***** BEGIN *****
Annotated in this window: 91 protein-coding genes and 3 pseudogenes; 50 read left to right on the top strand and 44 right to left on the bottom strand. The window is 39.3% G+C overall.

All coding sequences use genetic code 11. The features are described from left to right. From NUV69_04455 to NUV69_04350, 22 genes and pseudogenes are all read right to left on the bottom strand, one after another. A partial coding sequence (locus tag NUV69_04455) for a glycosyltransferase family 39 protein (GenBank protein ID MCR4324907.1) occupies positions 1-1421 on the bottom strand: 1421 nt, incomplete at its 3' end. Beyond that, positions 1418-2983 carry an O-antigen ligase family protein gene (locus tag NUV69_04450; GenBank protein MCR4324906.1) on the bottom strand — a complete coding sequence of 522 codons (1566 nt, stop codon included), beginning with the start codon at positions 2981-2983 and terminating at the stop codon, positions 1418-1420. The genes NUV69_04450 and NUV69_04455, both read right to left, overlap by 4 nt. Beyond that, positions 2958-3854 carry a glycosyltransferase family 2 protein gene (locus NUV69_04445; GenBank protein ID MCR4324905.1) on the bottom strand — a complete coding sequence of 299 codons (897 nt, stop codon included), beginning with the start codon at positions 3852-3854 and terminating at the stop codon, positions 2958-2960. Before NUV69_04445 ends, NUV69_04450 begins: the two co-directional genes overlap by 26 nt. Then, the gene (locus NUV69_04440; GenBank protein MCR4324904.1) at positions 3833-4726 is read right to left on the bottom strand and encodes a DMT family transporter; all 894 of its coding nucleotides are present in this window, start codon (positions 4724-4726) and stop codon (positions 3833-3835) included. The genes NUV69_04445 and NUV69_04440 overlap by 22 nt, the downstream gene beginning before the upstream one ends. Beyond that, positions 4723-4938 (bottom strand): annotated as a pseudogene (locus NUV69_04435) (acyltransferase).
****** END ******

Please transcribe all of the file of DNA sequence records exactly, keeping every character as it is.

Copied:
Annotated in this window: 91 protein-coding genes and 3 pseudogenes; 50 read left to right on the top strand and 44 right to left on the bottom strand. The window is 39.3% G+C overall.

All coding sequences use genetic code 11. The features are described from left to right. From NUV69_04455 to NUV69_04350, 22 genes and pseudogenes are all read right to left on the bottom strand, one after another. A partial coding sequence (locus tag NUV69_04455) for a glycosyltransferase family 39 protein (GenBank protein ID MCR4324907.1) occupies positions 1-1421 on the bottom strand: 1421 nt, incomplete at its 3' end. Beyond that, positions 1418-2983 carry an O-antigen ligase family protein gene (locus tag NUV69_04450; GenBank protein MCR4324906.1) on the bottom strand — a complete coding sequence of 522 codons (1566 nt, stop codon included), beginning with the start codon at positions 2981-2983 and terminating at the stop codon, positions 1418-1420. The genes NUV69_04450 and NUV69_04455, both read right to left, overlap by 4 nt. Beyond that, positions 2958-3854 carry a glycosyltransferase family 2 protein gene (locus NUV69_04445; GenBank protein ID MCR4324905.1) on the bottom strand — a complete coding sequence of 299 codons (897 nt, stop codon included), beginning with the start codon at positions 3852-3854 and terminating at the stop codon, positions 2958-2960. Before NUV69_04445 ends, NUV69_04450 begins: the two co-directional genes overlap by 26 nt. Then, the gene (locus NUV69_04440; GenBank protein MCR4324904.1) at positions 3833-4726 is read right to left on the bottom strand and encodes a DMT family transporter; all 894 of its coding nucleotides are present in this window, start codon (positions 4724-4726) and stop codon (positions 3833-3835) included. The genes NUV69_04445 and NUV69_04440 overlap by 22 nt, the downstream gene beginning before the upstream one ends. Beyond that, positions 4723-4938 (bottom strand): annotated as a pseudogene (locus NUV69_04435) (acyltransferase).